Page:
Novel concepts in psoriasis: histopathology and markers related to modern treatment approaches

Vol. 62 No. 4, 2021


Carina Mihu, Maria Adriana Neag, Ioana Corina Bocsan, Carmen Stanca Melincovici, Stefan Cristian Vesa, Calin Ionescu, Adrian Lucian Baican, Lorena-Alexandra Lisencu, Anca-Dana Buzoianu

Psoriasis is a chronic autoimmune disease affecting over 2% of the worldwide population. From an anatomopathological point of view, psoriasis is characterized by immune cells infiltration, epidermal hyperproliferation, and abnormal keratinocyte differentiation. Understanding the pathogenesis of psoriasis will allow clinicians to manage this complex disease. Under these conditions, the application of effective treatments requires a thorough knowledge of all the pathogenetic mechanisms that lead to psoriasis. Numerous immunopathological pathways play crucial roles in the development of new therapies, such as biological therapies, which have been a breakthrough in psoriasis s treatment. Pharmacogenetics is an essential factor in the patient s response to treatment. One important pathway targeted by modern treatments is the interleukin (IL)-23/T-helper (Th)17 axis. Like IL-17 inhibitors, IL-23 blockers are a very effective therapy for this autoimmune disease. It is considered that micro-ribonucleic acids (microRNAs) are the starting point for any autoimmune disease. Studying certain microRNA (miR) involved in the inflammatory pathway in psoriasis can find direct targets to future treatments that can even be more specific than actual biological therapies. As such, miR-210 has proven to be up-regulated in psoriasis, also leading to the up-regulation of the Th1/Th17 axis. On the other hand, miR-187 was found to be down-regulated, influencing the outcome of psoriasis by increasing the proliferation of IL-6 stimulated keratinocytes and consecutively generating epidermal thickening. In this review, we are aiming to do an up-to-date briefing of psoriasis histopathology and pharmacogenetic factors that are considered for the accurate evaluation of treatment response.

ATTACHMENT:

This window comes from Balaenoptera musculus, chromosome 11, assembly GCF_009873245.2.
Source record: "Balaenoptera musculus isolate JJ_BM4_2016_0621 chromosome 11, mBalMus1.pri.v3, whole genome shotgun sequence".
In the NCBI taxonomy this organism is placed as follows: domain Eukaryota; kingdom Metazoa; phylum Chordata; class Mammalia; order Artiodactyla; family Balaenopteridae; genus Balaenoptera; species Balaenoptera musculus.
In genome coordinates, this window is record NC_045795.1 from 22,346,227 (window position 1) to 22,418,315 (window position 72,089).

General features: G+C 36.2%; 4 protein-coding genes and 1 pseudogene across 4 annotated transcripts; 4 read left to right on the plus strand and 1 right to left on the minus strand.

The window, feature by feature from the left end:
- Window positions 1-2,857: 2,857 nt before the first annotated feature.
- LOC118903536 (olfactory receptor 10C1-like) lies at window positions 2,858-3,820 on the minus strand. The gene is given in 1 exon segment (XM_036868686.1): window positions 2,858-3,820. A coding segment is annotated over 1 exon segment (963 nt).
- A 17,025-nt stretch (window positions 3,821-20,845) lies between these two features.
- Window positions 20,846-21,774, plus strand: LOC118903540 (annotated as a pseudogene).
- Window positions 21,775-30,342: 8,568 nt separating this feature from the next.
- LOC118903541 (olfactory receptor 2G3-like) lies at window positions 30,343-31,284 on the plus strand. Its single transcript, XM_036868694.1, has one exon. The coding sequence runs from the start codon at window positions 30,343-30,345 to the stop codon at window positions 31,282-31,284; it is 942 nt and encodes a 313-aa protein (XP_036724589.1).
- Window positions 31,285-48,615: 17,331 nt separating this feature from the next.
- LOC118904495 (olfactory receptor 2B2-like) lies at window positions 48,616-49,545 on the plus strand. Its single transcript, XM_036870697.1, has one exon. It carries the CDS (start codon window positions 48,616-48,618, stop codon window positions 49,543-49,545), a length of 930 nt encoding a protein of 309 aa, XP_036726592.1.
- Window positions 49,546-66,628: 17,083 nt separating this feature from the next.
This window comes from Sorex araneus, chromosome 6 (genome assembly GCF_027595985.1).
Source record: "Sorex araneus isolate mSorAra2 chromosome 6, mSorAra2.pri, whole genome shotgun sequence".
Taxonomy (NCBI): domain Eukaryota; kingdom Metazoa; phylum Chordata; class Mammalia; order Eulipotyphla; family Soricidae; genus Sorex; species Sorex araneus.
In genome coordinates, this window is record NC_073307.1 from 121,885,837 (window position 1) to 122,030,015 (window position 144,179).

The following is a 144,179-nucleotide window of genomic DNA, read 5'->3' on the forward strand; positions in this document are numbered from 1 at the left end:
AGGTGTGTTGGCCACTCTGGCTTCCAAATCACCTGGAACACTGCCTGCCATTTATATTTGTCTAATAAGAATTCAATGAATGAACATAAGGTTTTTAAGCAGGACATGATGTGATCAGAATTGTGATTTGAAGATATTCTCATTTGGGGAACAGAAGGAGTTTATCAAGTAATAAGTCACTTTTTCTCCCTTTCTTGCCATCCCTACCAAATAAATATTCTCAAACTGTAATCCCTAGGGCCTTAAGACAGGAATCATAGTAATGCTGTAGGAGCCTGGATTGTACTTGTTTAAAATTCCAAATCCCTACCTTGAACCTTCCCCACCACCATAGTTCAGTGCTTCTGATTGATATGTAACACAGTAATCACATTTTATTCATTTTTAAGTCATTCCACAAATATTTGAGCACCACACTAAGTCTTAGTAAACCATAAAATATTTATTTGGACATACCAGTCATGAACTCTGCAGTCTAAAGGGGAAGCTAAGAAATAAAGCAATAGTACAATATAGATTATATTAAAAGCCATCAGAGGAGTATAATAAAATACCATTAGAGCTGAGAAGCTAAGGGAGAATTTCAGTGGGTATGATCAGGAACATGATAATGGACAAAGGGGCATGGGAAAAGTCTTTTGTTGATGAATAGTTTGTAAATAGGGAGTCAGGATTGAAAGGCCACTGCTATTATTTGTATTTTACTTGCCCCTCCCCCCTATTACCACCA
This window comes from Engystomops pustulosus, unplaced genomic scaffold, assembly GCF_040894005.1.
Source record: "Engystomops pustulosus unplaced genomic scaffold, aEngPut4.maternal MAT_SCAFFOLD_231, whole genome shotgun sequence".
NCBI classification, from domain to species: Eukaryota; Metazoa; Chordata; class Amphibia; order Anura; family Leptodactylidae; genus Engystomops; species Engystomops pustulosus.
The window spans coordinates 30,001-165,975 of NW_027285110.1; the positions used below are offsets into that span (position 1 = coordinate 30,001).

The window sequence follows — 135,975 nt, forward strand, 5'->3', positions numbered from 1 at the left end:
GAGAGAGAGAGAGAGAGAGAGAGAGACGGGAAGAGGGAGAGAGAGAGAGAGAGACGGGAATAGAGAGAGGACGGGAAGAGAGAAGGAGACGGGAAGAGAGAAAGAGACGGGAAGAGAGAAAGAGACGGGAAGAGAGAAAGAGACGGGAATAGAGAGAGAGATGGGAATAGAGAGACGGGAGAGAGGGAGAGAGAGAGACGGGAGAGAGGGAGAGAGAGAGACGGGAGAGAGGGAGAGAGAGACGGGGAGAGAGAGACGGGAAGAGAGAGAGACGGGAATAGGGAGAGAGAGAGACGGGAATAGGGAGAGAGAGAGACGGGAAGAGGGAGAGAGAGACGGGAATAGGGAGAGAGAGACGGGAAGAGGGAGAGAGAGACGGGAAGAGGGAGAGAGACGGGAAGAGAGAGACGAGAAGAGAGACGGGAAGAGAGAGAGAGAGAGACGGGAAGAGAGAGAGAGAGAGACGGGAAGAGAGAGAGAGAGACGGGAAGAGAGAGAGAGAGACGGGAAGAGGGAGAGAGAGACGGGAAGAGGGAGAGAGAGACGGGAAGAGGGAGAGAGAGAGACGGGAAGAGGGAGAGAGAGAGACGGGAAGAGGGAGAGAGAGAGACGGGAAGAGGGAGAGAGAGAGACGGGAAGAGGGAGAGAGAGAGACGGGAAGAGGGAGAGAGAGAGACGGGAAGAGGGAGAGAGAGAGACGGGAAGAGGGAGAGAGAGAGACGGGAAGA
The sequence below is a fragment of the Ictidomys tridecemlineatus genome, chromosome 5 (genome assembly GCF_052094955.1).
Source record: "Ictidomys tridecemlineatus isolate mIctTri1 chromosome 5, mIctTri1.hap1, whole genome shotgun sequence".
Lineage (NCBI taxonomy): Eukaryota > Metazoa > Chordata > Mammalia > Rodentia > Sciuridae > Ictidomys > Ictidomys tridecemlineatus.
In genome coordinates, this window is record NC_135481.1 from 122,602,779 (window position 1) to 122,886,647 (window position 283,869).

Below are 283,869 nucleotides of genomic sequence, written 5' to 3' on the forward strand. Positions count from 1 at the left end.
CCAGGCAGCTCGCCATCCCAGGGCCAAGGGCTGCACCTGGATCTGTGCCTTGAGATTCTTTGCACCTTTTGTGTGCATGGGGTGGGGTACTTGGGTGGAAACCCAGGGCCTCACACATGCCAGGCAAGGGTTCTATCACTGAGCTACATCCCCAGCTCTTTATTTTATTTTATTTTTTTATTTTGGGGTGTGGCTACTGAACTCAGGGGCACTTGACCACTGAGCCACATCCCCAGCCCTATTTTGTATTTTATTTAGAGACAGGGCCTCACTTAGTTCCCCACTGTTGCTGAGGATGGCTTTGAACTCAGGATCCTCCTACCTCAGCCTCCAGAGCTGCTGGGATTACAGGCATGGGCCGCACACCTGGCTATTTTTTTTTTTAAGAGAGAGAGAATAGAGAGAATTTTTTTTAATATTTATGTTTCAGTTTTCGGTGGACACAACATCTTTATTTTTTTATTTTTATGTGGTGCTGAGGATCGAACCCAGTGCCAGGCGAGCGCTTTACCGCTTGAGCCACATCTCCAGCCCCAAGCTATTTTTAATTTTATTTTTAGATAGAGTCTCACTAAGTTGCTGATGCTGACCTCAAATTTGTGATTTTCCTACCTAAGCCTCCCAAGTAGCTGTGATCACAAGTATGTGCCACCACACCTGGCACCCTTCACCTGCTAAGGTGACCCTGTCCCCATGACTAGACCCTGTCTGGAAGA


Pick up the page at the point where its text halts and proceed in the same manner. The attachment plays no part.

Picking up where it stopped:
Corresponding author: Maria Adriana Neag, Lecturer, MD, PhD; e-mail:

DOI: 10.47162/RJME.62.4.02 Download PDF
Download cover
Download contents

Journal archive